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‘I Just Heard Pop Pop Pop Pop’: Texas Off-Duty Officer Arrested and Charged After Following, Firing Several Shots at Unarmed Black Woman In Apparent Road Rage Incident

A Copperas Cove, Texas, officer was arrested and is no longer on the force after shooting at an unarmed Black woman earlier this week in what officials are calling a possible case of road rage.

The victim, Lacresha Murray of Copperas Cove, told KWTX that on Sunday, May 23, around 12:45 p.m., she got into an altercation with the then-off-duty officer, Eric Stoneburner, near the 1500 block of Robertson Avenue. Murray said she was attempting to make her way to a nearby hospital after abruptly feeling ill. 

According to police and media reports, after Murray made a U-turn from her westbound direction of travel in front of an eastbound silver 2008 Dodge Dakota pickup truck being driven by Stoneburner, he went around Murray, she subsequently went around him, and then he began tailgating her until she got to a stop sign. That’s when she says she decided to get out of her car and confront Stoneburner, who also had his 4-year-old granddaughter in his vehicle at the time.

Lacresha Murray of Copperas Cove, Texas says an off-duty officer Eric Stoneburner (left) shot her six times without identifying himself. Photo: KWTX / screengrab YouTube

According to court documents obtained by KDH, Murray exited her car, “walked towards Stoneburner’s vehicle and stopped at the rear of her vehicle, with her right hand inside her waistband.” Stoneburner also got out of his vehicle and then “pointed his duty handgun and aimed it at Murray while commanding her to show her hands and stop.”

Murray, who says she was holding onto her side at that moment because she was in pain, claimed the man never identified himself as a cop. “When I turned around to run back to my truck and get out of there, I just heard pop pop pop pop, and all I could do was bend over and duck,” she told reporters. “He just started shooting, all I could do was lean over, and he hit me six times. I’m a victim that got shot by an off-duty police officer that did not identify himself.”

A police affidavit says, “Immediately after Murray closed her driver’s door, Stoneburner intentionally and knowingly used/discharged his handgun eight times towards the driver’s seat — into the passenger compartment — of Murray’s vehicle, striking Murray several times and causing her serious bodily injury.”

Murray said Stoneburner only identified himself after noticing people around him were recording. Nearby residents flooded the street, yelling at him to put his gun away. One neighbor told reporters. “If the guy with the gun tried to run, he wasn’t going [anywhere] because the whole neighborhood would tackle him because we were all out here.”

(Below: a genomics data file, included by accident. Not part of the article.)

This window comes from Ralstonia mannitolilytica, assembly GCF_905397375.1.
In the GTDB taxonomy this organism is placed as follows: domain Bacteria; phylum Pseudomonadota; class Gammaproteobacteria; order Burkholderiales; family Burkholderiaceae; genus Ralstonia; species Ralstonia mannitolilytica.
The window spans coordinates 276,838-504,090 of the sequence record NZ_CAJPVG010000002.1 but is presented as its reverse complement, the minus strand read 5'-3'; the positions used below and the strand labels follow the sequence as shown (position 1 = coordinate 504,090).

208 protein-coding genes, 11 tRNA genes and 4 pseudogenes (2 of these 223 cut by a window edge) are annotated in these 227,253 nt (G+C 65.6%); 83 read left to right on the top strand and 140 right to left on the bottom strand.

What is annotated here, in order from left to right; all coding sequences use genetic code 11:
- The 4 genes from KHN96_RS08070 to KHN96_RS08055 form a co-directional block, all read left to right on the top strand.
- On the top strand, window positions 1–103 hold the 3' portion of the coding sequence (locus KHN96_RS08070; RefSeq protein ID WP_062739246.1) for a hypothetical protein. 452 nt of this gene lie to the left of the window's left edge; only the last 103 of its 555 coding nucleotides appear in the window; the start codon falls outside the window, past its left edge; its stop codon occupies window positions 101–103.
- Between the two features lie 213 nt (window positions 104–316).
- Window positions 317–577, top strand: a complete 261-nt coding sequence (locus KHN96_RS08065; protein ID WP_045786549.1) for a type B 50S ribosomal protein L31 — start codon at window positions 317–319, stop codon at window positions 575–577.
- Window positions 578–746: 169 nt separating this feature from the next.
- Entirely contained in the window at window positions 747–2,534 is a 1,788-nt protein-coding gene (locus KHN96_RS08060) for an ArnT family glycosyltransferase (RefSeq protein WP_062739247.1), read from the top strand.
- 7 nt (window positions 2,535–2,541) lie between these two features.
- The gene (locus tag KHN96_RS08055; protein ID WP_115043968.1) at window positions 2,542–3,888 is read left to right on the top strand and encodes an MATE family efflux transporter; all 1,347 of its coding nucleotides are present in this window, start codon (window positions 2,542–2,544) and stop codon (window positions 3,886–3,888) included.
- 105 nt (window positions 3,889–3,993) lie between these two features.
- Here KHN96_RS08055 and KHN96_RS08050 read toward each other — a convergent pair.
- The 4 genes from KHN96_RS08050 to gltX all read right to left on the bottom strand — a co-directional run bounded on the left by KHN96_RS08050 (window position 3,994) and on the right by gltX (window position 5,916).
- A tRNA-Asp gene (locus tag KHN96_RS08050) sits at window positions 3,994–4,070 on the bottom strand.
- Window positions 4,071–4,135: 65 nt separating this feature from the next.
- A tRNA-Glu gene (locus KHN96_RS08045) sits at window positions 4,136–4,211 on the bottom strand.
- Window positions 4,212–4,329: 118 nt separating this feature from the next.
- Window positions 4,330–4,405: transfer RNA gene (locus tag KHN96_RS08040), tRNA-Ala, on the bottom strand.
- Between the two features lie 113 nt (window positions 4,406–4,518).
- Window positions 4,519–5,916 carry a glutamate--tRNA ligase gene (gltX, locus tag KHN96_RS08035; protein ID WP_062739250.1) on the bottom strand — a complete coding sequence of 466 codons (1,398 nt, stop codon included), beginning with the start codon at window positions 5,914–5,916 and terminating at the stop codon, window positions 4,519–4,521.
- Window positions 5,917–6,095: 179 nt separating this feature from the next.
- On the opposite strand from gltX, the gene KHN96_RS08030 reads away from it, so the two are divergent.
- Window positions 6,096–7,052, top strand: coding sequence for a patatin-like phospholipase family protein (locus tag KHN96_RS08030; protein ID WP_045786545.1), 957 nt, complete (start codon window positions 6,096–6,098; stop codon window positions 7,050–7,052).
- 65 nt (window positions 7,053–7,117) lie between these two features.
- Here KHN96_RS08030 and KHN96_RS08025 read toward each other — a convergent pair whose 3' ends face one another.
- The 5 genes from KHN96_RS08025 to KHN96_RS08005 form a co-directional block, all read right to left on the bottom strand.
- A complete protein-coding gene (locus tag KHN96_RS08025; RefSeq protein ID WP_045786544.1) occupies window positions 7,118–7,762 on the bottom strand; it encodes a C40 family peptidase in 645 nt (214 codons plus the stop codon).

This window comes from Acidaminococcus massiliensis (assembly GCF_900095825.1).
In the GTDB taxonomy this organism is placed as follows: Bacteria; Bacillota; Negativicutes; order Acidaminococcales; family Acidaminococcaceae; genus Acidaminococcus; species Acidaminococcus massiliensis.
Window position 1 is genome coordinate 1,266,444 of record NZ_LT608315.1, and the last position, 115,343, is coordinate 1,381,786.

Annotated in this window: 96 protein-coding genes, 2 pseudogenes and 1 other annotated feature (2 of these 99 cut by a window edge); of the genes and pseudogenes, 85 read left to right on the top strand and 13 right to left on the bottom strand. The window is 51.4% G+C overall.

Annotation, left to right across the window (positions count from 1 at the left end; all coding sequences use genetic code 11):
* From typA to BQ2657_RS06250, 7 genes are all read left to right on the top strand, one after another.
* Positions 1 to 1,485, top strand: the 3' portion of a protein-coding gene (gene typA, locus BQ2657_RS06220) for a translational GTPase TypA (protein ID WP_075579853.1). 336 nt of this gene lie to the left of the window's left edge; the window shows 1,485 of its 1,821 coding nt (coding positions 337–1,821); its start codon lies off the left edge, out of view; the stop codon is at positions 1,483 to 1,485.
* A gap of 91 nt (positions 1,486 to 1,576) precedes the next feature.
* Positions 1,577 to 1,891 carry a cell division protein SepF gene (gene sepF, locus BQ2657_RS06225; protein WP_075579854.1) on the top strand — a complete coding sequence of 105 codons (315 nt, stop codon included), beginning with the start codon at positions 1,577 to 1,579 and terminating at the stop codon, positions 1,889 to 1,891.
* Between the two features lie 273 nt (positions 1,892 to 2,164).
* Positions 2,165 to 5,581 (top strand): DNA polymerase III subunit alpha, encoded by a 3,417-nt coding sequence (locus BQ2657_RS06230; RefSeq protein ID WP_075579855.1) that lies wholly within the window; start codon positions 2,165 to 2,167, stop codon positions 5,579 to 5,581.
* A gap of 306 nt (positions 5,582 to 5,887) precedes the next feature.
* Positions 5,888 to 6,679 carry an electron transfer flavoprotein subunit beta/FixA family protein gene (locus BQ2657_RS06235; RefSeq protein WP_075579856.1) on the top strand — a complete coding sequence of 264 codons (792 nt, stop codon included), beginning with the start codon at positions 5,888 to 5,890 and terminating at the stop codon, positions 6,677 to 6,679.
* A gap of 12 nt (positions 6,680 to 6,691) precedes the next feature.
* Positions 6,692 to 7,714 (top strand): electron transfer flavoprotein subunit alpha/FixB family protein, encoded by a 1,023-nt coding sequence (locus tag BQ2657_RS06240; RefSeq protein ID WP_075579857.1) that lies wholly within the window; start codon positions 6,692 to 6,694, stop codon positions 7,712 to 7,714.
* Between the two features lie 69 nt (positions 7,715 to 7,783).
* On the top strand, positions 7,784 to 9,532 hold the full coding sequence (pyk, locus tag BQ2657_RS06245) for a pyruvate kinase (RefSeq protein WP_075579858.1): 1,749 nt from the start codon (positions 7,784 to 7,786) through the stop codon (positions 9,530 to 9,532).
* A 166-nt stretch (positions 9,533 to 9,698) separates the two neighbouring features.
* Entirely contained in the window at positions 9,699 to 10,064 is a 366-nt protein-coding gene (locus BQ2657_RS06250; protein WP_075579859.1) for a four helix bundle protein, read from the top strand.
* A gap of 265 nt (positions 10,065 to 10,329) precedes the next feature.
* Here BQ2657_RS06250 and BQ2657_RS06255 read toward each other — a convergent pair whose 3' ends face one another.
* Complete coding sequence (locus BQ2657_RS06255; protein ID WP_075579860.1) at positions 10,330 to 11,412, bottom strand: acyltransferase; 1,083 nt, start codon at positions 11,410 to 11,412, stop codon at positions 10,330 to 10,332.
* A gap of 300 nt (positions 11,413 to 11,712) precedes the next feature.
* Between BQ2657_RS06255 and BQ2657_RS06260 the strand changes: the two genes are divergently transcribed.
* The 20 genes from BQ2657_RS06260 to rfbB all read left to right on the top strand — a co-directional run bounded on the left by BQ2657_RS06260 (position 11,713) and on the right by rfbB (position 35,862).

The victim was later transported to Scott & White Hospital in Temple with non-life-threatening gunshot wounds and could later walk and talk during her interview. She was angry that the man, who had been on the force for five years, did not reveal himself to be law enforcement, telling them, “Tell me you’re a police officer. Why do you argue with me like a normal person when you didn’t do anything?”

However, an associate professor of criminal justice at Texas A&M University-Central Texas told KDH on Tuesday following the incident that Murray’s request is seemingly not feasible because there are no guidelines or laws requiring an off-duty officer to adhere to official protocols. “Even though you’re always considered ‘on duty,’ what that really means is you’re responsible for your actions on and off duty,” Bracewell explained. “It doesn’t mean you’re always required or expected to act.” 

Stoneburner resigned from the department before turning himself in at the Coryell County Jail on Thursday, May 27. He was later charged with aggravated assault causing bodily injury using a deadly weapon, authorities revealed during a press conference the following day. He has since been released. 

In a statement, CCP Chief Eddie Wilson said, “As a department, we cannot support Mr. Stoneburner’s decision to use deadly force in the moment and manner in which did.” The chief noted that the law, and the department’s policy, limit the use of deadly force when an officer believes they or another person are in imminent and immediate danger of death or serious bodily injury. Wilson added, “Because of the facts we have do not show that to be true, we agree with the decision made by the Department of Public Safety.” He also did not offer an explanation of how Stoneburner should have conducted himself in the situation with Murray.  

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